Throughout February, my fourth and fifth graders have been tackling texts regarding civil rights issues. One such text accurately stated: “Before the Civil Rights Movement of the 1960s, black and white children couldn’t live, play, or go to school together.” This was followed by a multiple choice question: “When were black and white children able to live, play, and go to school together?” Of course, my bright students quickly underlined the text evidence citing the “correct” answer, the 1960s.
Every fall for the past three years I’ve taught a small seminar course, Issues and Debates in Life Development, a course that could otherwise be titled, the Best of Psychology and Sociology 101, to first-semester freshmen at the University of Texas. The first half of the course covers psychological concepts such as attachment theory and relationships, while the second half covers forms of social oppression such as racism, classism, ableism, sexism, and heterosexism.
Teachers, this Thanksgiving, we’re reflecting on how thankful the world is to have people like you in it.
For all of the mornings you wake up early, and the nights you stay up late.
For the lessons you plan long after the school day has ended, the materials you carefully get together on your weekends, and pay for with your own money, without giving it a second thought.
For the smiles you share and hands you hold, the dreams you help unfold.
Atul Gawande and I have something important in common. It’s not that we’re both respected surgeons-that’s him, not me. And it’s not that we’ve both published widely-read books-again, just him. What we have in common is this: We believe just about everybody, no matter their profession, would benefit from having a coach.
Four years ago, Gawande wrote a widely-circulated New Yorker article about this idea, including an extended anecdote about the importance of coaching for K-12 teachers. Although I read and appreciated the article back in 2011, I only recently connected Gawande’s reflections to my own career patterns.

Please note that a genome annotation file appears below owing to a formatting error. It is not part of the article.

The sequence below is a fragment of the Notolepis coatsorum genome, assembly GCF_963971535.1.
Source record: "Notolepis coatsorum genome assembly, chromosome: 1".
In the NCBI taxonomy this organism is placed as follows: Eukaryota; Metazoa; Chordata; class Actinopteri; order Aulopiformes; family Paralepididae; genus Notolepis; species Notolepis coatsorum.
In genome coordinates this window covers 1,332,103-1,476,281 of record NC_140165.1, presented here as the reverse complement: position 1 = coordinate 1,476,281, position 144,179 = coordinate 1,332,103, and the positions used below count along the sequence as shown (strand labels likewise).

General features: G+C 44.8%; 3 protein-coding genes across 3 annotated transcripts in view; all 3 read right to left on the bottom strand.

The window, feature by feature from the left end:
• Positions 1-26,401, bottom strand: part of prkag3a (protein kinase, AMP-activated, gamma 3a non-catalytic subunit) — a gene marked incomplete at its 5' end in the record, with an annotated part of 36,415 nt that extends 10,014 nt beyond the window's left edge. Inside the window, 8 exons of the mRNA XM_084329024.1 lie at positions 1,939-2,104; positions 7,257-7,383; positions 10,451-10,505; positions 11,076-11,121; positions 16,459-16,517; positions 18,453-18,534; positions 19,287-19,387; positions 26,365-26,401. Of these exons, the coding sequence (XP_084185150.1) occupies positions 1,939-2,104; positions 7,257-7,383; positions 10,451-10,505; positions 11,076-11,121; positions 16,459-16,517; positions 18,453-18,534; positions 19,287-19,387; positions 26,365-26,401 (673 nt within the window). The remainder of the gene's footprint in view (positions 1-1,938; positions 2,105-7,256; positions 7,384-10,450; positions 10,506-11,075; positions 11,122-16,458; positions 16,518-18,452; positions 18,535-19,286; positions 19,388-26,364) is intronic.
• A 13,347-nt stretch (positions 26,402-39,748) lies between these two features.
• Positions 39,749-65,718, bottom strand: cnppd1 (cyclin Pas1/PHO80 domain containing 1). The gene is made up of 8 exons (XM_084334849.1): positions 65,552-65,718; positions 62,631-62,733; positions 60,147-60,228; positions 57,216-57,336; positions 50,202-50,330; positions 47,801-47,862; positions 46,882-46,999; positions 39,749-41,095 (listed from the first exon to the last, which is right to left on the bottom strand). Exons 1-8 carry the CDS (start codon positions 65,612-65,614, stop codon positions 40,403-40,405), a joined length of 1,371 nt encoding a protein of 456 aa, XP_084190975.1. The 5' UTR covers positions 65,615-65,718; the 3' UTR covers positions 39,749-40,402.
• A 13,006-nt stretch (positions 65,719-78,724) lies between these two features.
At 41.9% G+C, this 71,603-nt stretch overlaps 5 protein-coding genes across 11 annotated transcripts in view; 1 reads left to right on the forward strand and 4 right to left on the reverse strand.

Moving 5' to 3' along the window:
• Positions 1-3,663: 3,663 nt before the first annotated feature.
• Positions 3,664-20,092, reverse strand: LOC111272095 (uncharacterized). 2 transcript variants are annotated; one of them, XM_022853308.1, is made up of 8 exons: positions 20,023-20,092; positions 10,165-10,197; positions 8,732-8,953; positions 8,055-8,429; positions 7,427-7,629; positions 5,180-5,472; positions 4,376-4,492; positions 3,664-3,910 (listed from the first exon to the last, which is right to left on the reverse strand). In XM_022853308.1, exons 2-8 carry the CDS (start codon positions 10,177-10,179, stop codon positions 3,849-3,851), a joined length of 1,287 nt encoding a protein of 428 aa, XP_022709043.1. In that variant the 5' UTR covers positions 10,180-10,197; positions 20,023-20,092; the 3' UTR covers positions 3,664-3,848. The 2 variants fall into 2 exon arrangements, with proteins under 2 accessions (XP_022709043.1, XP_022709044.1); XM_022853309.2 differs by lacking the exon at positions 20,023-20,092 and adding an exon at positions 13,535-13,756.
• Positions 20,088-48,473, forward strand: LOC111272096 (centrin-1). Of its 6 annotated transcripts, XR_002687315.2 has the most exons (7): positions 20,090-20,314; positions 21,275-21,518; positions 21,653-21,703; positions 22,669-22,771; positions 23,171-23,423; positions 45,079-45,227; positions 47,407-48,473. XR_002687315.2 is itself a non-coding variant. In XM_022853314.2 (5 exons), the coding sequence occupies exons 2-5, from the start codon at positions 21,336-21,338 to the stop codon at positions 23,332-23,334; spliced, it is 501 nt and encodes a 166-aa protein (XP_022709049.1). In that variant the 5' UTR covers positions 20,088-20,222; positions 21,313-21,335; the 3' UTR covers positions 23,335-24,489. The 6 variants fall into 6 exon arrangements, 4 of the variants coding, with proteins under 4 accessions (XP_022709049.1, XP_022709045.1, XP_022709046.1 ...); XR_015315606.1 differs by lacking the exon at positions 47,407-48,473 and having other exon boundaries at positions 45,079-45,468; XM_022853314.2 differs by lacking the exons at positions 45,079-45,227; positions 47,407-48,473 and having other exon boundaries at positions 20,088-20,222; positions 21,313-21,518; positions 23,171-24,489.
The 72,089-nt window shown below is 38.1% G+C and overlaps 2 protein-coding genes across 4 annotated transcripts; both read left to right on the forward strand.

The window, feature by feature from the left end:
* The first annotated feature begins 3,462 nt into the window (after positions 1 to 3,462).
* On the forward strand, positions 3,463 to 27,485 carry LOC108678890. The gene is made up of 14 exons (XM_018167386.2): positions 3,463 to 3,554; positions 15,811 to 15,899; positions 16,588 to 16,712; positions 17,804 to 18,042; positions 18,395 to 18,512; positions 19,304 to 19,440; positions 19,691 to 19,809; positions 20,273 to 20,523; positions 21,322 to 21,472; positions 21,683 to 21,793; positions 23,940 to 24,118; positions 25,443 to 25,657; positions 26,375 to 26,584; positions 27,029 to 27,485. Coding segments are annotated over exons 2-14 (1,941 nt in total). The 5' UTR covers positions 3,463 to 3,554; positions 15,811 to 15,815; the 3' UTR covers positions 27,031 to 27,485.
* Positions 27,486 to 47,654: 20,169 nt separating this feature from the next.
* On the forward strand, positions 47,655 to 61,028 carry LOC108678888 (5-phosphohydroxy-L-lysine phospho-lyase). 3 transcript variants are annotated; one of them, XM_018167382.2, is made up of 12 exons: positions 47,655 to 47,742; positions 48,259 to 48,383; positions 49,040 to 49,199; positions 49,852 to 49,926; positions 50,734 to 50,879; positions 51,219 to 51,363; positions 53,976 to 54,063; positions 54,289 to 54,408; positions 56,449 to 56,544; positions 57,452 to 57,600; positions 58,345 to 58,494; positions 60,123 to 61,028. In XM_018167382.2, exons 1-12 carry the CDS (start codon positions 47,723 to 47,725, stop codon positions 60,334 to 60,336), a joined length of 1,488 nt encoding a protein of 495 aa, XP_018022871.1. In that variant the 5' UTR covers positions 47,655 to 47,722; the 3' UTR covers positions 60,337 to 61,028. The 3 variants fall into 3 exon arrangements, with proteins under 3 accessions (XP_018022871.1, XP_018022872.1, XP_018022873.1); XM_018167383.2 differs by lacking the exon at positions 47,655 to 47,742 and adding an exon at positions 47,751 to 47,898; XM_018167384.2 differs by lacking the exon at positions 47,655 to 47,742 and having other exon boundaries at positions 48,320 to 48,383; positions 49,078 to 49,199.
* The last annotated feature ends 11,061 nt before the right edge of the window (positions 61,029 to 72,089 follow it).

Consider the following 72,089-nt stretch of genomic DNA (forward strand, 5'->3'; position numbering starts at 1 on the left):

I wanted nothing more than to go home and spend time with my family before officially moving to my new home in Arkansas. I missed them, but I ultimately decided that logistics wouldn’t work in my favor, and making it home would be nearly impossible. It was the best decision I made. Instead of going home, I was able to move into my new house, get to know my roommates, and drive around my new city to learn about everything it had to offer.
As a new teacher, it’s easy to feel frustrated when your students aren’t as jazzed about the class material as you are. Teachers put in so much effort to plan lessons, craft dope Power Points, and input grade data, all while avoiding the temptation of binge watching “Orange is the New Black.”
Luckily, Kendrick Lamar’s music is a common enthusiasm we share, and is as much a part of my English class as my students and their teacher. We recently used two of his pieces to analyze literary terms. During our first full week of school, I played the music video for his song “i” to highlight setting and mood. I could instantly see how much more engaged my students became.
I always remember the day that we talked about gay marriage in class. It was ninth grade, and I was deeply in the closet and in the throes of self-hate. When my teacher brought it up, I felt every beat of my heart and slumped down in my chair so I didn’t seem “too interested” in the discussion. Yet hearing my teacher and my classmates discuss LGBTQ rights, not as a bad thing, but because it was important to discuss, was incredible.
Recently, a new acquaintance asked me, “You’re an elementary school teacher, right?” Shockingly, my immediate reaction was to say, “No, I’m not.”
This is absurd for many reasons. The first and most obvious is that I am, in fact, an elementary school teacher. But for me, the title evokes an image of a middle-aged woman in mom jeans and tennis shoes, teaching songs and art to a small group of children for a few hours each day.